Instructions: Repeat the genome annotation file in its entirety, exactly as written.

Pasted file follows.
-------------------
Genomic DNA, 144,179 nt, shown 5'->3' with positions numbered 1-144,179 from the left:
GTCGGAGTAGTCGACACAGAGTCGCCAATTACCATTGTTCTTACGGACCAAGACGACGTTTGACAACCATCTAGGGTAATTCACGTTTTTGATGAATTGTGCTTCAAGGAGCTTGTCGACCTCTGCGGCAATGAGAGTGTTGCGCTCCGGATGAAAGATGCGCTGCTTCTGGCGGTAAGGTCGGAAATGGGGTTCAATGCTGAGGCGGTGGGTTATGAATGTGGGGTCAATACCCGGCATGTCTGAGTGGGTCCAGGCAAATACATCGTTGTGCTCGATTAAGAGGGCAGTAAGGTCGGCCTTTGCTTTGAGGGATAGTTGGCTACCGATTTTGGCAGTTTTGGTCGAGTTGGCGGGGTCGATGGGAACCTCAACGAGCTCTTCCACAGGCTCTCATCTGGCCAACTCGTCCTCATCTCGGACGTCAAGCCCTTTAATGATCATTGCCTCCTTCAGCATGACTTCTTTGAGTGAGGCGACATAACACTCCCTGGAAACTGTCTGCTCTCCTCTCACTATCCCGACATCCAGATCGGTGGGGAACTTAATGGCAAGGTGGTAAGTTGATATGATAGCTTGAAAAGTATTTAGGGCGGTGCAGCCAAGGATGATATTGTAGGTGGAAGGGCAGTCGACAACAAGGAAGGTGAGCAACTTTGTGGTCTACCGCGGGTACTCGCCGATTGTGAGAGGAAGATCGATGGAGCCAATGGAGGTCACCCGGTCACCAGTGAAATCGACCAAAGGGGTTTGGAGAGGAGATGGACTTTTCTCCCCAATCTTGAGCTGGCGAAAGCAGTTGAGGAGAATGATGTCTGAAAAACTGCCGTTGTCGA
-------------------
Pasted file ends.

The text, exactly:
Genomic DNA, 144,179 nt, shown 5'->3' with positions numbered 1-144,179 from the left:
GTCGGAGTAGTCGACACAGAGTCGCCAATTACCATTGTTCTTACGGACCAAGACGACGTTTGACAACCATCTAGGGTAATTCACGTTTTTGATGAATTGTGCTTCAAGGAGCTTGTCGACCTCTGCGGCAATGAGAGTGTTGCGCTCCGGATGAAAGATGCGCTGCTTCTGGCGGTAAGGTCGGAAATGGGGTTCAATGCTGAGGCGGTGGGTTATGAATGTGGGGTCAATACCCGGCATGTCTGAGTGGGTCCAGGCAAATACATCGTTGTGCTCGATTAAGAGGGCAGTAAGGTCGGCCTTTGCTTTGAGGGATAGTTGGCTACCGATTTTGGCAGTTTTGGTCGAGTTGGCGGGGTCGATGGGAACCTCAACGAGCTCTTCCACAGGCTCTCATCTGGCCAACTCGTCCTCATCTCGGACGTCAAGCCCTTTAATGATCATTGCCTCCTTCAGCATGACTTCTTTGAGTGAGGCGACATAACACTCCCTGGAAACTGTCTGCTCTCCTCTCACTATCCCGACATCCAGATCGGTGGGGAACTTAATGGCAAGGTGGTAAGTTGATATGATAGCTTGAAAAGTATTTAGGGCGGTGCAGCCAAGGATGATATTGTAGGTGGAAGGGCAGTCGACAACAAGGAAGGTGAGCAACTTTGTGGTCTACCGCGGGTACTCGCCGATTGTGAGAGGAAGATCGATGGAGCCAATGGAGGTCACCCGGTCACCAGTGAAATCGACCAAAGGGGTTTGGAGAGGAGATGGACTTTTCTCCCCAATCTTGAGCTGGCGAAAGCAGTTGAGGAGAATGATGTCTGAAAAACTGCCGTTGTCGA